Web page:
MPs recommend doctor’s prescription for morning-after pill

Late-night meeting of three parliamentary committees concludes morning-after pill can only be dispensed against doctor’s prescription • Licence can only be issued by Medicines Authority following rigorous assessment

The recommendations will be presented to parliament next week
The recommendations will be presented to parliament next week

Members of parliament sitting on the social affairs, health and family committees will recommend to the House of Representatives that the emergency contraceptive pill can only be dispensed against a doctor’s prescription, as recommended by the Medical Council.

The 10 recommendations will be presented to parliament next week, when MPs reconvene from the summer recess.

The recommendations follow months of discussions where the joint committee listened to various experts and stakeholders who gave conflicting advice and opinions on the modes of action of the morning-after pill (MAP).

The lack of agreement amongst experts –some categorically stating that the MAP such as Plan B was not an abortifacient, while the jury is still out on ellaOne – led the committee to reiterate that the onus was on the Medicines Authority, as the responsible authority.

The move might raise questions as to why months of discussions were required, but the MPs also argued that they were making “things clear”.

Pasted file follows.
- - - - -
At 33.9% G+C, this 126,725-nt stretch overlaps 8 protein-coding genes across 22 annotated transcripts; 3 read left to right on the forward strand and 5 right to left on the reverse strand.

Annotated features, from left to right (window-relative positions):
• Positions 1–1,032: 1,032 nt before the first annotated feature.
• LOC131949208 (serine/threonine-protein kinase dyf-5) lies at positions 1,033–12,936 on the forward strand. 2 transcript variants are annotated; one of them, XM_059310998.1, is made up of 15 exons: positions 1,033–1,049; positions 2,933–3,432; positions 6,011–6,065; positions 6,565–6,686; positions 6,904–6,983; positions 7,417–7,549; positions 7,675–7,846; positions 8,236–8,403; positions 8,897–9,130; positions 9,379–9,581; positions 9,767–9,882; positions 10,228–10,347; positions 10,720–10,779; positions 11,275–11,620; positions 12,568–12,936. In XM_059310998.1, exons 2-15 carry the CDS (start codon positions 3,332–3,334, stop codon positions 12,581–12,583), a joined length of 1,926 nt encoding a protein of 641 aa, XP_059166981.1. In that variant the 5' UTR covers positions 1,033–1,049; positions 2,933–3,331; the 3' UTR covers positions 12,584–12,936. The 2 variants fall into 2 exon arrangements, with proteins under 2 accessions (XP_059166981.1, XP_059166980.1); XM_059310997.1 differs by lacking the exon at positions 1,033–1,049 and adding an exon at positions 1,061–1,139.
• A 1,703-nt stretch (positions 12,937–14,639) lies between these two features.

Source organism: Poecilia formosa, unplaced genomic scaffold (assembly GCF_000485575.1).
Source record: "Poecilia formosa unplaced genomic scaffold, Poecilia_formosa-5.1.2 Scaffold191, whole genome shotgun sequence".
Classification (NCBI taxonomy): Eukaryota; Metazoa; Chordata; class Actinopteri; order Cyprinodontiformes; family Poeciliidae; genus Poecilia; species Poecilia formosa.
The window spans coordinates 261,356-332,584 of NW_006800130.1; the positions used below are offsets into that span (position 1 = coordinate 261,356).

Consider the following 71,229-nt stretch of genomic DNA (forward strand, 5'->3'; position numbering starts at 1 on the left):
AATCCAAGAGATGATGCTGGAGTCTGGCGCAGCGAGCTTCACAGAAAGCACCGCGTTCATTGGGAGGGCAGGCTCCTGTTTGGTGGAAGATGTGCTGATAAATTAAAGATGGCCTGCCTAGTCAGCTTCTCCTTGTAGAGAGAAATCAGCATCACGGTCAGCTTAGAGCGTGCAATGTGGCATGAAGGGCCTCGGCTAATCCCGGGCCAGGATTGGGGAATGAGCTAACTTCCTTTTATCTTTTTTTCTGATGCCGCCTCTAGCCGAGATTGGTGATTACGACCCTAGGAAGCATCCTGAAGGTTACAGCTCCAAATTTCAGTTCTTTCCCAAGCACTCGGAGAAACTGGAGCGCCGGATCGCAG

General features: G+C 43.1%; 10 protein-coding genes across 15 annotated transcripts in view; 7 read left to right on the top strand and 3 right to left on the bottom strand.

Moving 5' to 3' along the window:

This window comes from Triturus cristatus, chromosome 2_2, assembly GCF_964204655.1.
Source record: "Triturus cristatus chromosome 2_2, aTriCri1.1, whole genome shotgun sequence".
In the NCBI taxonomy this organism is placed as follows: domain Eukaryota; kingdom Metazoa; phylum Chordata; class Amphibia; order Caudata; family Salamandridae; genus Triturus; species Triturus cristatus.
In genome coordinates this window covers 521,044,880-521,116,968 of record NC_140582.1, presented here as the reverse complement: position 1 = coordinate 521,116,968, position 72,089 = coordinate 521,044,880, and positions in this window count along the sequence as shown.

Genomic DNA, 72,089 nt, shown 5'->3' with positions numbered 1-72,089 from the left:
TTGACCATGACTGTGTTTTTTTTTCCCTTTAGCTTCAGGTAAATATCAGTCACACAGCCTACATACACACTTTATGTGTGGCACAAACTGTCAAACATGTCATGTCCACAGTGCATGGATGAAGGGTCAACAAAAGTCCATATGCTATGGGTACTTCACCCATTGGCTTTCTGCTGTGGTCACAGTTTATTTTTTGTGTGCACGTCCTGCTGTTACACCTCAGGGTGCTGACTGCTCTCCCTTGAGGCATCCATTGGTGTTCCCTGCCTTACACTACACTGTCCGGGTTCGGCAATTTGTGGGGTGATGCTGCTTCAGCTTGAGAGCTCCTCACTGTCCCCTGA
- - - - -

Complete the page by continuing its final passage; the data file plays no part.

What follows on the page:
They said the Medicines Authority must assess and process each individual application that comes through, in respect of the Criminal Code and the Embryo Protection Act. “Any decision taken by the Medicines Authority must be based on the present laws, without hindering the fundamental human rights as listed in Malta’s constitution,” their recommendations read.

The MMA will be told that it can only issue a license for the medicinal products if it results that they are not abortifacients, as defined by Malta’s laws.

The recommendations will protect the patient’s right to take a voluntary and informed decision whilst doctors will be free to act as conscientious objectors when deciding whether to prescribe the morning after pill or not.

In correspondence sent to the committee prior to this evening’s meeting, MMA chairman Professor Anthony Serracino Inglott recommended that “physicians should be urged to use Levonorgestrel as first line”.

Serracino Inglott was also of the opinion that Levonorgestrel and ellaOne should at first be made prescription-only, and at a later stage assess and reconsider the option of making the MAP available as pharmacist-recommended medicine.

This evening’s committee was chaired by Labour MP Anthony Agius Decelis. MPs present from the government side were Health Minister Chris Fearne and MPs Godfrey Farrugia, Deo Debattisa and Etienne Grech; the opposition was represented by MPs Paula Mifsud Bonnici, Claudette Buttigieg, Michael Gonzi, Clyde Puli and Robert Cutajar.

More in Health